The Rex Hardy photographs span the years 1937-1997 (1936-1937) and encompass 2 linear feet. The
collection consists of 1,856 35mm nitrate negatives taken by Hardy on assignment for Life magazine in
1936 and 1937. Only a small percentage of the images were actually published. The library has struck 276
custom modern archival prints from the negatives. There are behind the scenes views of films in progress,
candid portraits, and images of the 1936 (9th) Academy Awards, restaurants in the Los Angeles and
Hollywood area, and the 1937 Hollywood studio strike. Two vertical files, containing publicity clippings
from 1937 to 1997 and a book, are administered by the Special Collections department.
Rex Hardy was an American still photographer active from 1936 to 1941. Hardy went to New York City in
1936 and landed his first position as a professional photographer with the newly founded Time magazine.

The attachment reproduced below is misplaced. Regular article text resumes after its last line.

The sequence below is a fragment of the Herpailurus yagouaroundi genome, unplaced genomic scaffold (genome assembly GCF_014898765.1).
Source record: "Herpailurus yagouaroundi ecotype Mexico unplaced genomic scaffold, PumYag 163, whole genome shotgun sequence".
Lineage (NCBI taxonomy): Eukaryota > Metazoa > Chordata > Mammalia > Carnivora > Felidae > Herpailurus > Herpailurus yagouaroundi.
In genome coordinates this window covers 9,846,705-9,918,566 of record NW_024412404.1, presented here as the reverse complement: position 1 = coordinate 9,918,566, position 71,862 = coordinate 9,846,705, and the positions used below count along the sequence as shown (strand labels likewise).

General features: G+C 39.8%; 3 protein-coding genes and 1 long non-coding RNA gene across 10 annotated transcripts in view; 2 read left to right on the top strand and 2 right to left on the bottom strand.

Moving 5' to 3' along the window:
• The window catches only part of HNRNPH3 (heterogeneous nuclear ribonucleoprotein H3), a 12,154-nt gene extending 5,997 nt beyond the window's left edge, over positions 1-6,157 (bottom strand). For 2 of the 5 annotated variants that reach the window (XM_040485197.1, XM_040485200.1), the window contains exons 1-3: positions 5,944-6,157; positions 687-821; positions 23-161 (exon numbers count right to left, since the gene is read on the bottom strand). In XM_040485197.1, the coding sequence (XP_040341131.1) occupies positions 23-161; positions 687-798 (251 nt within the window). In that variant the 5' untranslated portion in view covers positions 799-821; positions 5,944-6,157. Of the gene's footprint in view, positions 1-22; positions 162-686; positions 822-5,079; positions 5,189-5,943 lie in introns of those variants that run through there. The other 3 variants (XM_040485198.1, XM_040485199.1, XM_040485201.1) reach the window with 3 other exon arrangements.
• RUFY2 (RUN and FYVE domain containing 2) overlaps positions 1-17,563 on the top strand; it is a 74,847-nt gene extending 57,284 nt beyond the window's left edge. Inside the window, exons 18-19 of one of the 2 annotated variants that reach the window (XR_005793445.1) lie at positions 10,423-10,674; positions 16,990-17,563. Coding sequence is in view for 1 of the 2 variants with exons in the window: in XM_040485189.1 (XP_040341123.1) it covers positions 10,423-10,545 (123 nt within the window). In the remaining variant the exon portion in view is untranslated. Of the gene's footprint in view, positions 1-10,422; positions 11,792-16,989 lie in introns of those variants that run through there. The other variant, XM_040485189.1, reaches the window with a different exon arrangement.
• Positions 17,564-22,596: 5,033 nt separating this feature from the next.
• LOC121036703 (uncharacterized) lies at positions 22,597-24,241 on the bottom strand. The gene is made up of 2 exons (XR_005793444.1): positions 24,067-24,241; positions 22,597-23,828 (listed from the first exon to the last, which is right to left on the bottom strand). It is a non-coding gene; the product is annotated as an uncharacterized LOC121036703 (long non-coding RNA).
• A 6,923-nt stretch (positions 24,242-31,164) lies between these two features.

Time sent him to Hollywood as staff photographer to cover the Hollywood scene (primarily movie stars,
studios, film sets, and costume designers) for its newly established Life magazine. In mid 1937 he was
sent back to New York to continue work there for the Time/Life organization. He left Time/Life in early
1939 and returned to the West Coast, where he set himself up as a freelance photographer, doing work for
various magazines, advertising agencies, and private individuals. In 1941, a call to active duty in the
U.S. Navy ended Hardy's career in photography, and he subsequently moved on to a career in aviation.
2 linear feet of photographs.
Property rights to the physical object belong to the Margaret Herrick Library. Researchers are
responsible for obtaining all necessary rights, licenses, or permissions from the appropriate companies
or individuals before quoting from or publishing materials obtained from the library.
Available by appointment only.